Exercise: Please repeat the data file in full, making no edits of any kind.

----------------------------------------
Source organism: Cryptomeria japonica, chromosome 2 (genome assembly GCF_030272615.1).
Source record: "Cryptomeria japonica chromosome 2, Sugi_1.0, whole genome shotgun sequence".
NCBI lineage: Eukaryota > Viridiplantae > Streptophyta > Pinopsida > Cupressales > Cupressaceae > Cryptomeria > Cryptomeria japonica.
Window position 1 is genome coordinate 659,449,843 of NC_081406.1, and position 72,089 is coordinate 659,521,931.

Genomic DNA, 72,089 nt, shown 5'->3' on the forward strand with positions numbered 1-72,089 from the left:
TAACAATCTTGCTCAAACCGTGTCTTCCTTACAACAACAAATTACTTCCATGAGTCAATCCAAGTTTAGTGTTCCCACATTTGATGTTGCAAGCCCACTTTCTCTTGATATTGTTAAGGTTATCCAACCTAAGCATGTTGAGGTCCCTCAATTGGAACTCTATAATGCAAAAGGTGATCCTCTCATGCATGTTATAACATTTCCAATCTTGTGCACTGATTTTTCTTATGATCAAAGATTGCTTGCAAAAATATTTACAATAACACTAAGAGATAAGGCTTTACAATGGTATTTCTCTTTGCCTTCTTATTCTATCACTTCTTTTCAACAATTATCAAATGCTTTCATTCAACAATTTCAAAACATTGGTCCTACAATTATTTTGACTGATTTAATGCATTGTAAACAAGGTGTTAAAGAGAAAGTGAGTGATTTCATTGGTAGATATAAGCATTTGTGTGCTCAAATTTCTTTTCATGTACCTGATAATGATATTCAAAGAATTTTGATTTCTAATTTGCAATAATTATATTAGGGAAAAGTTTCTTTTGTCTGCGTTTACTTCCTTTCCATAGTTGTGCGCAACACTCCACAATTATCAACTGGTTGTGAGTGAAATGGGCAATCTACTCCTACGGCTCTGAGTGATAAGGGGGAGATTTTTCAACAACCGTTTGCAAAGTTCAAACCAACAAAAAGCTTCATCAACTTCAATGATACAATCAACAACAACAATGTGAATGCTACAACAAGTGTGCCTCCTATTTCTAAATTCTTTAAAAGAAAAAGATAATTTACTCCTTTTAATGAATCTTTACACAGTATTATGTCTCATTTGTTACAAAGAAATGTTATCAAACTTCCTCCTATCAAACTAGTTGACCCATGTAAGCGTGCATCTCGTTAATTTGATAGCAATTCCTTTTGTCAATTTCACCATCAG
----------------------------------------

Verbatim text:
Source organism: Cryptomeria japonica, chromosome 2 (genome assembly GCF_030272615.1).
Source record: "Cryptomeria japonica chromosome 2, Sugi_1.0, whole genome shotgun sequence".
NCBI lineage: Eukaryota > Viridiplantae > Streptophyta > Pinopsida > Cupressales > Cupressaceae > Cryptomeria > Cryptomeria japonica.
Window position 1 is genome coordinate 659,449,843 of NC_081406.1, and position 72,089 is coordinate 659,521,931.

Genomic DNA, 72,089 nt, shown 5'->3' on the forward strand with positions numbered 1-72,089 from the left:
TAACAATCTTGCTCAAACCGTGTCTTCCTTACAACAACAAATTACTTCCATGAGTCAATCCAAGTTTAGTGTTCCCACATTTGATGTTGCAAGCCCACTTTCTCTTGATATTGTTAAGGTTATCCAACCTAAGCATGTTGAGGTCCCTCAATTGGAACTCTATAATGCAAAAGGTGATCCTCTCATGCATGTTATAACATTTCCAATCTTGTGCACTGATTTTTCTTATGATCAAAGATTGCTTGCAAAAATATTTACAATAACACTAAGAGATAAGGCTTTACAATGGTATTTCTCTTTGCCTTCTTATTCTATCACTTCTTTTCAACAATTATCAAATGCTTTCATTCAACAATTTCAAAACATTGGTCCTACAATTATTTTGACTGATTTAATGCATTGTAAACAAGGTGTTAAAGAGAAAGTGAGTGATTTCATTGGTAGATATAAGCATTTGTGTGCTCAAATTTCTTTTCATGTACCTGATAATGATATTCAAAGAATTTTGATTTCTAATTTGCAATAATTATATTAGGGAAAAGTTTCTTTTGTCTGCGTTTACTTCCTTTCCATAGTTGTGCGCAACACTCCACAATTATCAACTGGTTGTGAGTGAAATGGGCAATCTACTCCTACGGCTCTGAGTGATAAGGGGGAGATTTTTCAACAACCGTTTGCAAAGTTCAAACCAACAAAAAGCTTCATCAACTTCAATGATACAATCAACAACAACAATGTGAATGCTACAACAAGTGTGCCTCCTATTTCTAAATTCTTTAAAAGAAAAAGATAATTTACTCCTTTTAATGAATCTTTACACAGTATTATGTCTCATTTGTTACAAAGAAATGTTATCAAACTTCCTCCTATCAAACTAGTTGACCCATGTAAGCGTGCATCTCGTTAATTTGATAGCAATTCCTTTTGTCAATTTCACCATCAG